While mitigation and adjustment require more climate funding, adjustment has generally received less support and has mobilized fewer private sector actions.  A 2014 OECD report showed that in 2014, only 16% of the world`s financial resources were devoted to adaptation to climate change.  The Paris Agreement called for a balance between climate finance between adaptation and mitigation, highlighting in particular the need to strengthen support for adaptation from the parties most affected by climate change, including least developed countries and small island developing states. The agreement also reminds the parties of the importance of public subsidies, as adjustment measures receive less public sector investment.  John Kerry, as Secretary of State, announced that the United States would double its grant-based adjustment funding by 2020.  Some of the specific results of the increased attention to adjustment financing in Paris are the announcement by the G7 countries of a $420 million package for climate risk insurance and the launch of a Climate Risk and Early Warning Systems (CREWS) initiative.  In 2016, the Obama administration awarded a $500 million grant to the « Green Climate Fund » as « the first part of a $3 billion commitment made at the Paris climate talks. »    To date, the Green Climate Fund has received more than $10 billion in commitments. The commitments come mainly from developed countries such as France, the United States and Japan, but also from developing countries such as Mexico, Indonesia and Vietnam.  Although the United States and Turkey are not parties to the agreement, as they have not indicated their intention to withdraw from the 1992 UNFCCC, they will continue, as a UNFCCC Schedule 1 country, to prepare national communications and an annual inventory of greenhouse gases.  Although the agreement has been welcomed by many, including French President Francois Hollande and UN Secretary-General Ban Ki-moon, criticism has also emerged. James Hansen, a former NASA scientist and climate change expert, expressed anger that most of the agreement is made up of « promises » or goals, not firm commitments.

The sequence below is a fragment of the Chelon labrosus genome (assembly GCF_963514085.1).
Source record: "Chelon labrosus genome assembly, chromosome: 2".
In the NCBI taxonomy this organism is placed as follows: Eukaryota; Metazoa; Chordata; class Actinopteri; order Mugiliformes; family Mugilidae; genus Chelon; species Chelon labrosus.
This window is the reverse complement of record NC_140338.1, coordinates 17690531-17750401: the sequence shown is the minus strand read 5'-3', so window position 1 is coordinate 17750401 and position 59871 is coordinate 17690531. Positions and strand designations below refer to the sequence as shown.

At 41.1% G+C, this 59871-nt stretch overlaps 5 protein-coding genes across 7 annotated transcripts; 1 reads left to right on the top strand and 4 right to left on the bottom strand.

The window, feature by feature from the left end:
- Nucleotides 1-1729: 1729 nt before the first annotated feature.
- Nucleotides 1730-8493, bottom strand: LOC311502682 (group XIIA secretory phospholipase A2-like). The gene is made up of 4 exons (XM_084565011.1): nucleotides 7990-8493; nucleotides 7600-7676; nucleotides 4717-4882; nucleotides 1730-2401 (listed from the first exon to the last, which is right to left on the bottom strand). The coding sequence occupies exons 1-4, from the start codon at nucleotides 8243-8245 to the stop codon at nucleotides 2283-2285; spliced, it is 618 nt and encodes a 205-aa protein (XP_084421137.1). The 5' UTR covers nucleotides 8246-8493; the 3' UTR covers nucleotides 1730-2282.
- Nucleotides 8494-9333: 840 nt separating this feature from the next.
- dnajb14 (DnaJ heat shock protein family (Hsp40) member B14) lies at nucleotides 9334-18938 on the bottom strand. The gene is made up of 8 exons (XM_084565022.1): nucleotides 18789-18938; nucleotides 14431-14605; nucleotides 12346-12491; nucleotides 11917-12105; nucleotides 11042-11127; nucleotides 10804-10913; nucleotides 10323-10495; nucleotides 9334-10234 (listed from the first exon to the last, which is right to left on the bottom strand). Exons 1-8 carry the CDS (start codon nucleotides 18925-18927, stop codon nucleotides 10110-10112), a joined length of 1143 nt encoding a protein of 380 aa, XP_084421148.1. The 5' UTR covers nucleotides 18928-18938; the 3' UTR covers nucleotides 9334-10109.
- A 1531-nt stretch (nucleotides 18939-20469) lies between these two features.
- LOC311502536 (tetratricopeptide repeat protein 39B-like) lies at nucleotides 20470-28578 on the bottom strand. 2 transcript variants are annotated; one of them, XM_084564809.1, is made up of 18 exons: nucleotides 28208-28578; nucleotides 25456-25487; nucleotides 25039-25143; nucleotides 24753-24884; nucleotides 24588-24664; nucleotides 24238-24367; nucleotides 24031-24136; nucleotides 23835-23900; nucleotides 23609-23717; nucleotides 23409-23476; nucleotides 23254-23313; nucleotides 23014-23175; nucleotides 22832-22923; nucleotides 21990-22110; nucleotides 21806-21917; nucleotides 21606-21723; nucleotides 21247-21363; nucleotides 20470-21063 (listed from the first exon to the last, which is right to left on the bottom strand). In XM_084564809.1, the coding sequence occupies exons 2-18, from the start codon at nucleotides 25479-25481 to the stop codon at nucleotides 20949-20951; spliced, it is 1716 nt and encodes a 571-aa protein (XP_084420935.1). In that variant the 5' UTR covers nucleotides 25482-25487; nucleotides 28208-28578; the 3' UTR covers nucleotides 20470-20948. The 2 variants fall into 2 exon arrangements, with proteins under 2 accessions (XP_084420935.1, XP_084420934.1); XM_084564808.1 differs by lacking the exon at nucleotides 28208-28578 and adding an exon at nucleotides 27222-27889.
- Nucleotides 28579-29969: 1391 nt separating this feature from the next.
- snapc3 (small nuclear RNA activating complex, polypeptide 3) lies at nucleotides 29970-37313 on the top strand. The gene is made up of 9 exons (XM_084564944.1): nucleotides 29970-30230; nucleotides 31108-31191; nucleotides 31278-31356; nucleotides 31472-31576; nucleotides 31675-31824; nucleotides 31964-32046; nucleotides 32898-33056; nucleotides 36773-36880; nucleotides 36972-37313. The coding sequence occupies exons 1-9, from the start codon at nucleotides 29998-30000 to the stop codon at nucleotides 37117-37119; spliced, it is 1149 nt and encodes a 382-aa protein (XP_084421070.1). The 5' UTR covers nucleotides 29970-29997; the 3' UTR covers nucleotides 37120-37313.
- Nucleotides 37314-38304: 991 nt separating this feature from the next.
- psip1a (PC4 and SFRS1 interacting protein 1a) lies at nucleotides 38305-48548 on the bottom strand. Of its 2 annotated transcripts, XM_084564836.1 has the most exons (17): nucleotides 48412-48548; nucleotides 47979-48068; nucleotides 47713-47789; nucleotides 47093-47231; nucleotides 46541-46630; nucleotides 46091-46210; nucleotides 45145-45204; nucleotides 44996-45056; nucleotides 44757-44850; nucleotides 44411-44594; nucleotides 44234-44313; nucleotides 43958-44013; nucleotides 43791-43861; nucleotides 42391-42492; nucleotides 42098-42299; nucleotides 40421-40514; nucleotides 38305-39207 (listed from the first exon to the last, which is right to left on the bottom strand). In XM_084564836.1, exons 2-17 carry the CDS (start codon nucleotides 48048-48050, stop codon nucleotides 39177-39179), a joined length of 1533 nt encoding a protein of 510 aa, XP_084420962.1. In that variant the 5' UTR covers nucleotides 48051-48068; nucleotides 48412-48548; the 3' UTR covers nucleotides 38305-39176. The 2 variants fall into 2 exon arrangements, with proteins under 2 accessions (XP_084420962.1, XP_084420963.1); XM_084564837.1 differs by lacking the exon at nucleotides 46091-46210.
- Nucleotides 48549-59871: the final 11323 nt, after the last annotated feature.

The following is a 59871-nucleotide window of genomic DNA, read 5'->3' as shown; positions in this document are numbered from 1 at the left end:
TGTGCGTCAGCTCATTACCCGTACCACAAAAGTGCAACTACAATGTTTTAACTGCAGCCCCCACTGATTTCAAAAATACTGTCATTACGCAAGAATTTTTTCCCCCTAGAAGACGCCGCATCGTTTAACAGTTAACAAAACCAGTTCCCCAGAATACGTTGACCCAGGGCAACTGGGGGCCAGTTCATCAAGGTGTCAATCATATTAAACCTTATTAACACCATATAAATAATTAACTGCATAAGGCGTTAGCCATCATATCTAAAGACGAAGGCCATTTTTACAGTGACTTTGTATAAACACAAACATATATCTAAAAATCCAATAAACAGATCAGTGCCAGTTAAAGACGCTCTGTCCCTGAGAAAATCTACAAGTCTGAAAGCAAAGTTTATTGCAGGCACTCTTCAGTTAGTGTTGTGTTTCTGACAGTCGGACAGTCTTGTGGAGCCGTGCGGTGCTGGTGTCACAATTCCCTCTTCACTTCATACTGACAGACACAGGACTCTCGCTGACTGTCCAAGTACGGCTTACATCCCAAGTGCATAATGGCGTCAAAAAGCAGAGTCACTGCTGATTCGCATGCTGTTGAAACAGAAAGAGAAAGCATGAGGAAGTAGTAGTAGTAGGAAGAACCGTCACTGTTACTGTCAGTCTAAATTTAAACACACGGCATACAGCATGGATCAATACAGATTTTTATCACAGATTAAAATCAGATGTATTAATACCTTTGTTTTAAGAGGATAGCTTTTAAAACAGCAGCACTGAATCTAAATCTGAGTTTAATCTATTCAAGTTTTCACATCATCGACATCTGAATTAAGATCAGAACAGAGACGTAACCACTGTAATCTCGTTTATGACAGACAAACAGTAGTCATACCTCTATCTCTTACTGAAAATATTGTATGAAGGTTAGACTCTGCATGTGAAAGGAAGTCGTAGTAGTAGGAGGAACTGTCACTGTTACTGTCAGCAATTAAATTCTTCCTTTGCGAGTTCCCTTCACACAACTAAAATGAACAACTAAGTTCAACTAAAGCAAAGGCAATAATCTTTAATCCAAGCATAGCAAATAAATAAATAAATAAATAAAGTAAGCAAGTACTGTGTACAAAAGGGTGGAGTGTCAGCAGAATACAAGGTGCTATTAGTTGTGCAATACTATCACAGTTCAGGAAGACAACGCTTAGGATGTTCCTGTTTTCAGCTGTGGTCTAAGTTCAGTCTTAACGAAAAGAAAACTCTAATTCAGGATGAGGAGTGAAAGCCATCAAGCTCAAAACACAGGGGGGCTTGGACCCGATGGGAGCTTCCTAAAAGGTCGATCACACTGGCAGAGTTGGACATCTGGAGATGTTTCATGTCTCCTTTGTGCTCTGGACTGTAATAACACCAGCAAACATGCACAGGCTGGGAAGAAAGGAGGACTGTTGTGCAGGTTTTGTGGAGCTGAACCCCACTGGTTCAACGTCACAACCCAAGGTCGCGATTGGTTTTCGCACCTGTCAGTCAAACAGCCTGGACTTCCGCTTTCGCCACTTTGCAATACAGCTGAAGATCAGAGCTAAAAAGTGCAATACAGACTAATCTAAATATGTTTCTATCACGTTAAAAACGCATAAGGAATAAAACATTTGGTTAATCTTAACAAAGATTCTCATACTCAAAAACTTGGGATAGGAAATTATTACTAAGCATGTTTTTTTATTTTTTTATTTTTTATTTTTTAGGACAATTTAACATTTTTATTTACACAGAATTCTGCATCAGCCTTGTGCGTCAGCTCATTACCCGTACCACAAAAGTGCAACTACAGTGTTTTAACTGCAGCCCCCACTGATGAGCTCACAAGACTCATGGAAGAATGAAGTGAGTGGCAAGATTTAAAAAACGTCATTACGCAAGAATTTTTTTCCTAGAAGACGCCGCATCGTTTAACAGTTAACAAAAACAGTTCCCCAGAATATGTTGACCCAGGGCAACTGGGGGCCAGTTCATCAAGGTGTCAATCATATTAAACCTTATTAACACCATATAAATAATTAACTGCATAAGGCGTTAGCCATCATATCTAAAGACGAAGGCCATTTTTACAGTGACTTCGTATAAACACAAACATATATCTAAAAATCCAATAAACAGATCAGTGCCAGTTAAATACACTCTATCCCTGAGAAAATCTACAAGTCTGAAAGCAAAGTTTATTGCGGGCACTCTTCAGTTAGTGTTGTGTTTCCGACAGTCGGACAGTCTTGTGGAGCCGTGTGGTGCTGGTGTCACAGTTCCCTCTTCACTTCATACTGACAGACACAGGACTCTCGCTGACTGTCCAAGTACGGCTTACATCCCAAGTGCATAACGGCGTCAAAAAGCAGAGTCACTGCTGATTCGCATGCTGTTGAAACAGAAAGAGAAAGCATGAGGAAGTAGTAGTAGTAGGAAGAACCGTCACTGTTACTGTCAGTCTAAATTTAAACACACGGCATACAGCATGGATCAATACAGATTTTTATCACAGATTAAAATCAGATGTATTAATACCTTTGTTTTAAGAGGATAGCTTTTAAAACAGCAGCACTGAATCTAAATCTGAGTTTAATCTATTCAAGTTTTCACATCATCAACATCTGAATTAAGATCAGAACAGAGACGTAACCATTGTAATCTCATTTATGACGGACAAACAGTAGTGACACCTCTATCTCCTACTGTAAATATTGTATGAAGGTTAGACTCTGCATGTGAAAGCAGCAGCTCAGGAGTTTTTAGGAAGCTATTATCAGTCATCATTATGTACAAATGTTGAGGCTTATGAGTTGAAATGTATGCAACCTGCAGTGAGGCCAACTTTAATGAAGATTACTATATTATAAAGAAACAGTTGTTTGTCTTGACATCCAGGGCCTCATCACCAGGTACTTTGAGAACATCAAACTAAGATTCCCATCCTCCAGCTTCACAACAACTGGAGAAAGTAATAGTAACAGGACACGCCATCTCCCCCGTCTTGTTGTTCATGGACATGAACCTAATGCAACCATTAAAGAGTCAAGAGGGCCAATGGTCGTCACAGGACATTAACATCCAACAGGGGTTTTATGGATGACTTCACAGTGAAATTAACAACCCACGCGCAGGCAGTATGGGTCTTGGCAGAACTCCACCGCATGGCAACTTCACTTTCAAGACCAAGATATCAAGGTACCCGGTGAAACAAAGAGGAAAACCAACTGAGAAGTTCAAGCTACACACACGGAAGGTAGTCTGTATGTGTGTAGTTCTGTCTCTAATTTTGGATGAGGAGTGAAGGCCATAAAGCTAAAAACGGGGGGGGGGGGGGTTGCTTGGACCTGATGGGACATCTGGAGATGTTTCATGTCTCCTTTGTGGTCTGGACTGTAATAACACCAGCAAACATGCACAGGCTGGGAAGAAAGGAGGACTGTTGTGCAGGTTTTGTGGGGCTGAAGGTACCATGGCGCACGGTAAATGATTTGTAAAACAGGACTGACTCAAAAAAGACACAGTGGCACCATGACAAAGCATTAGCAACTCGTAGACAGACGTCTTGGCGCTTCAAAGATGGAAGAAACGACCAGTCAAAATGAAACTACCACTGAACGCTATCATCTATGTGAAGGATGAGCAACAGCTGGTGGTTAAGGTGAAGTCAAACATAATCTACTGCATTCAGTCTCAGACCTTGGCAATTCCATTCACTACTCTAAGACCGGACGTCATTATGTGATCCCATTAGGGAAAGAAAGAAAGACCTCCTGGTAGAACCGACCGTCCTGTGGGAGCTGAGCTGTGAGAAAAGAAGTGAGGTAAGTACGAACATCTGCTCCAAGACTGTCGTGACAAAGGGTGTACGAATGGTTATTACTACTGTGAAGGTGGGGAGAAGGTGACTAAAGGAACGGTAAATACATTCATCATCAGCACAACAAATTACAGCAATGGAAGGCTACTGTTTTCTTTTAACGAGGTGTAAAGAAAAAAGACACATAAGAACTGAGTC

He called the Paris talks a fraud with « nothing, only promises » and believed that only a generalized tax on CO2 emissions, which is not part of the Paris agreement, would force CO2 emissions down fast enough to avoid the worst effects of global warming.  At the 2011 UN Climate Change Conference, the Durban Platform (and the ad hoc working group on the Durban Platform for Enhanced Action) were created to negotiate a legal instrument for climate action from 2020. The resulting agreement is expected to be adopted in 2015.  The goal of the agreement is to reduce the global warming described in Article 2 and to improve the implementation of the UNFCCC by: When the agreement reached on October 5, 2016 enough signatures to cross the threshold, U.S. President Barack Obama said, « Even if we reach every goal… we will only get to part of where we need to go. He also said that « this agreement will help delay or avoid some of the worst consequences of climate change. » It will help other nations reduce their emissions over time and set bolder goals as technology progresses, all under a strong transparency system that will allow each nation to assess the progress of all other nations.  The Paris Agreement was launched at the signing on April 22, 2016 (Earth Day) at a ceremony in New York.  After the agreement was ratified by several EU member states in October 2016, there were enough countries that had ratified the agreement to produce enough greenhouse gases in the world for the agreement to enter into force.  The agreement came into force on November 4, 2016.  The Paris Agreement  is an agreement within the framework